Is Car Hauling the Best Truckers Job?
Years ago I was sitting in truck driving school in Lewiston, Idaho, listening to the instructors tell us the good and bad about trucking one of us had asked "what is the best paying truckers job" . I remember one instructor in particular standing up and telling us "You'll never get rich driving a truck."
I never forgot that old timer nor my reaction to those words that he spoke. For some reason those words rubbed me the wrong way. It was like he was telling me not to aim too high or telling me what I could or could not do.
Well I chose not to believe those words. I told myself I was going to search everywhere until I had found the best truckers job I could find. I wanted to figure out a way to get, "Wealthy" driving a truck. I think I stayed with that first outfit for about a year before I decided to head up north to Alaska.
I ended up working in a salmon cannery for 7.50 per hour six am to eleven o'clock pm 7 days a week for the entire summer. At that time in Alaska there was a real shortage of jobs, including trucking jobs. After a summer sliming fish I was ready to start long haul trucking again.
I didn't have much trouble finding a long haul job because I was now an experienced trucker. This company had shiny red trucks and paid a whopping 26 cents per mile. That was not great but it was better than the 22 cents I had been earning the previous winter.
I found the euphoria from a job that didn't entail smelling like fish guts all the time did not last. This company paid more per mile but their benefits left a lot to be desired. I also found myself sitting in truck stops waiting to be dispatched quite often, instead of driving.
Then one day on a Fourth of July weekend in the mid nineties, I was sitting at the flying J in Denver nursing a cold beverage when suddenly I heard a voice say, “Where you headed Driver?” I looked down the counter where a sun-burnt fellow with glasses was drinking a coffee. “Not heading anywhere,”I said. "I can't get hold of dispatch. Looks like I’m stuck here in Denver for the weekend."
We struck up a conversation about trucking and I asked him what kind of driving he did. He told me, “I Haul Cars.” “I have a load headed down to the border. Just stopped in here to eat.” I had seen car haulers plenty of times but for some reason they just didn't register with me as “real truckers,” In my search for the best truckers job hauling cars had never been a type of trucking I had ever looked into.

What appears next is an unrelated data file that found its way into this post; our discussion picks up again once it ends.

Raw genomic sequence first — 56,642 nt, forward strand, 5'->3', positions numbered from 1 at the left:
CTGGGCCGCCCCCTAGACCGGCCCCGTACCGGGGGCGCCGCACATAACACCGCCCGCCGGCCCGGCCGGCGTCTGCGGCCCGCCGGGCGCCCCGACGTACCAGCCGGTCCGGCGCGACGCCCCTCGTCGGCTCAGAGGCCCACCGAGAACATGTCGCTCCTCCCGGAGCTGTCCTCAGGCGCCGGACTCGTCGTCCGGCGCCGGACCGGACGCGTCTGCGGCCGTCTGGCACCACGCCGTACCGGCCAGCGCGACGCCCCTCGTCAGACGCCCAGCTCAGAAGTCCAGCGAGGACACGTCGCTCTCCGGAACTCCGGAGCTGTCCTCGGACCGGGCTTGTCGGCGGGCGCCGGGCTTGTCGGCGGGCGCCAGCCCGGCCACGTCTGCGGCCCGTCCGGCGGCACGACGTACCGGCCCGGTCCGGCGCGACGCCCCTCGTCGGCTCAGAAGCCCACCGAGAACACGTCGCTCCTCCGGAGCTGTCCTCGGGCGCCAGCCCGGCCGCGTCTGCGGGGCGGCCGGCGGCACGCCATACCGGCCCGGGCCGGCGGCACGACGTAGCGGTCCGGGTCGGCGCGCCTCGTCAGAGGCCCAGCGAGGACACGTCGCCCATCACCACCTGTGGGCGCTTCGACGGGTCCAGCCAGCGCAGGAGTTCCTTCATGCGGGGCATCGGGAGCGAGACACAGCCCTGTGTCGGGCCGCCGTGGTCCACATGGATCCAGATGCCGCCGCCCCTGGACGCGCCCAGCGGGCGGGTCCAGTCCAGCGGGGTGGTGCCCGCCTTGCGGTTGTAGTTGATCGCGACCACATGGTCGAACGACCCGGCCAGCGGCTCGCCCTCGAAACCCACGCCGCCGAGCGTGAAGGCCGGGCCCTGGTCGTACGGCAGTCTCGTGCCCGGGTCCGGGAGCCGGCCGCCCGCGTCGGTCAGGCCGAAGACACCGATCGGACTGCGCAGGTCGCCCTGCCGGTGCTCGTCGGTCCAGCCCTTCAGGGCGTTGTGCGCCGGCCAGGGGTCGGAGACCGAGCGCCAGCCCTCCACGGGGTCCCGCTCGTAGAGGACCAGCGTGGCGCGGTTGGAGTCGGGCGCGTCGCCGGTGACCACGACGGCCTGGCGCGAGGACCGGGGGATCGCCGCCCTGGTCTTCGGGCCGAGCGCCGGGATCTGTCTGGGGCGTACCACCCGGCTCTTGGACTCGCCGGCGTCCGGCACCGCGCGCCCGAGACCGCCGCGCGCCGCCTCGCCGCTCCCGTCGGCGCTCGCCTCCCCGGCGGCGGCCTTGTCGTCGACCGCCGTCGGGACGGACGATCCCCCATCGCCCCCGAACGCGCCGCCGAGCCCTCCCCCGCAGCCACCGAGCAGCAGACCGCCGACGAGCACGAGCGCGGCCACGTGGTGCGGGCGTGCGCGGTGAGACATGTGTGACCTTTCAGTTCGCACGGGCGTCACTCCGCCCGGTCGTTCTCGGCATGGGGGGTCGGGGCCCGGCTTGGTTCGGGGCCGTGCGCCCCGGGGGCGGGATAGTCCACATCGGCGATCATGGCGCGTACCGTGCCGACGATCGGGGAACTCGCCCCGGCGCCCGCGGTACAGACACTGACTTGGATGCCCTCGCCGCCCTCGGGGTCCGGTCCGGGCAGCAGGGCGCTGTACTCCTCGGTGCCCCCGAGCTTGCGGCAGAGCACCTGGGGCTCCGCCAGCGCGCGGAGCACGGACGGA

I immediately started peppering this stranger with questions about life as a car hauler. He kept me entertained telling me about hauling cars for the next couple hours .
My favorite story was about the time he had dropped a car off the back top deck of his truck at 3:00 In the morning. He had to backtrack 60 miles to find the car wiped out in the median. "Thank God nobody was hurt but the car." He said, “I was fired on the spot.”
I asked him how hard it was to find a car hauling job after that.
He said “ I got home and there was already a message from someone wanting to hire me. He asked, "You heard what happened?" “Yep.” "Well then why are you offering me a Job? “Because what are the odds that you will ever drop another car off your truck again!!!!”
It's true. I think this is the biggest nightmare of all truck drivers is to hurt someone out on the highway. You will have damages to cars though. Your company should have a damage fund for when this happens. Many companies will give You a bonus or let You keep the damage fund, if You don't damage anything.
We walked outside and checked out his truck loaded with 10 cars. He told me how you chain the cars (now they use straps) and how the car hauler handles a lot different than most big trucks. “It sways a lot.” “Make sure if you ever accidentally let your front tire drift onto the shoulder not to yank it back. Just ease it back over.”
Bob said car haulers get a lot of exercise because we do a lot of walking to find our cars at auctions and we have to load those trucks. "Those cars don't just climb up there all by themselves.”
Then I asked him if hauling cars paid anything. Bob thought for a minute and said “Well, I’m an owner operator now, but I think most company car haulers should make 60 grand a year pretty easy."